In 2014, the Modi government launched the flagship Namami Gange Programme with an outlay of Rs 20,000 crore to clean and rejuvenate the Ganga river.

The programme has been marked by significant implementation delays. Uttarakhand and Uttar Pradesh used only 7% of the allocated budgets in 2022-’23.

The programme has had limited impact: 71% of the monitoring stations on the river reported alarming levels of faecal coliform, the presence of which indicates presence of human or animal faecal matter in the water.

Air pollution

The BJP promised to bring down air pollution levels. In 2019, the Modi government launched the National Clean Air Programme with the aim of improving air quality in 131 cities across 24 states and union territories.

A report published by the Centre for Science and Environment in 2022 found only 69 of 131 cities in the programme had real time air quality monitoring. Only 14 cities recorded 10% or more reduction in particulate matter between 2019 and 2021, while 16 cities saw an increase.

River interlinking

The 2014 manifesto envisioned “interlinking of rivers based on feasibility”. Since then, the government has identified 30 link projects but implementation has begun for only one: the Ken-Betwa Link Project in Madhya Pradesh, which will submerge 9,000 hectares of land, including the tiger and vulture habitat of Panna Tiger Reserve.

Renewable energy

Another manifesto promise made by the BJP was the promotion of cleaner fuels and renewable energy. In 2015, India initiated the International Solar Alliance between 97 tropical countries with the aim of building a transnational electricity grid to supply solar power to 140 countries. So far, only India and France have made financial contributions to the alliance.

In 2015, under the Paris Agreement, an international treaty on climate change, India committed to achieve 175 gigawatts of renewable energy by 2022. However, it fell short of targets, achieving just 119 GW by November 2022.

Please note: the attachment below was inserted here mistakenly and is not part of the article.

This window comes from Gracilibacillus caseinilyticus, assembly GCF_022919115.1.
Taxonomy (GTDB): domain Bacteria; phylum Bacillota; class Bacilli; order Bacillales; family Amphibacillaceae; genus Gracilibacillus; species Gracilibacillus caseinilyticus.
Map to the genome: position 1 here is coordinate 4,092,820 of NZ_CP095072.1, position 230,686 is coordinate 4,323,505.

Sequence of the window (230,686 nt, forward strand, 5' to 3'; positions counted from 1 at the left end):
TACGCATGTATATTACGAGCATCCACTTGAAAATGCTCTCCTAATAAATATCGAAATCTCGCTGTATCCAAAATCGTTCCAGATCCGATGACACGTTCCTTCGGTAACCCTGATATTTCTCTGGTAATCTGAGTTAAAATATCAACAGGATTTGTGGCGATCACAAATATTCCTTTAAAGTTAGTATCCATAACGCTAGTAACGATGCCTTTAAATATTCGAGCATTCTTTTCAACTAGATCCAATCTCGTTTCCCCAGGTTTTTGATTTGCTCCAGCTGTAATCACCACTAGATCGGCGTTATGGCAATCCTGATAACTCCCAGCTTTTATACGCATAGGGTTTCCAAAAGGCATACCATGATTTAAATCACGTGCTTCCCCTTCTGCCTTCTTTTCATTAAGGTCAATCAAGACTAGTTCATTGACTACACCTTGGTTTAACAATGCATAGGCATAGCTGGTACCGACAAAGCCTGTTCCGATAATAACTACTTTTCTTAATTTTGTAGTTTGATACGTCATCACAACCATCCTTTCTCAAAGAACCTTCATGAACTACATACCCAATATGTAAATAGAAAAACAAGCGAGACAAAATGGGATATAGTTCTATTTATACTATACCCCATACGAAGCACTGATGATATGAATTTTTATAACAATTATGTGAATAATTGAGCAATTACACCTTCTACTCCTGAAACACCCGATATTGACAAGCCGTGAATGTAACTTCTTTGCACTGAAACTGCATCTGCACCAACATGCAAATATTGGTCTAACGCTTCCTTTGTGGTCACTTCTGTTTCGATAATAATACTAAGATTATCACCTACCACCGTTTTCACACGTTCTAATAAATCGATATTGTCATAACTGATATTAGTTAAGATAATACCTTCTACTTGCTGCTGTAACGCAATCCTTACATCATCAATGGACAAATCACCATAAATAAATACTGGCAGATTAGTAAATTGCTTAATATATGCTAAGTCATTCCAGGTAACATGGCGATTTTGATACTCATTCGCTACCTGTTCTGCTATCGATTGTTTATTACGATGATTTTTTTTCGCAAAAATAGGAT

India’s progress on meeting its Paris Agreement targets has been rated as “highly insufficient” by Climate Action Tracker, a portal that tracks the commitments of countries globally.

In 2021, Prime Minister Narendra Modi said India would attain net-zero carbon emissions by 2070. Experts point out that the ambitious target for India would require reducing the share of fossil fuel-based energy in the country’s energy mix from 73% in 2015 to 5% by 2050.

Green and carbon credits

The 2014 manifesto promised to “promote the concept of carbon credits”. Carbon credits are generated when a project removes carbon from the atmosphere.

In 2022, the Modi government introduced a Carbon Credit Trading Scheme to incentivise the generation and trading of these credits. It also launched the Green Credit Program which allows for tradeable credits to be generated through tree plantation, water conservation, sustainable agriculture, among others.

Experts have pointed out the need for better regulation to ensure the schemes are not used for greenwashing, or making misleading claims about the environmental friendliness of a product.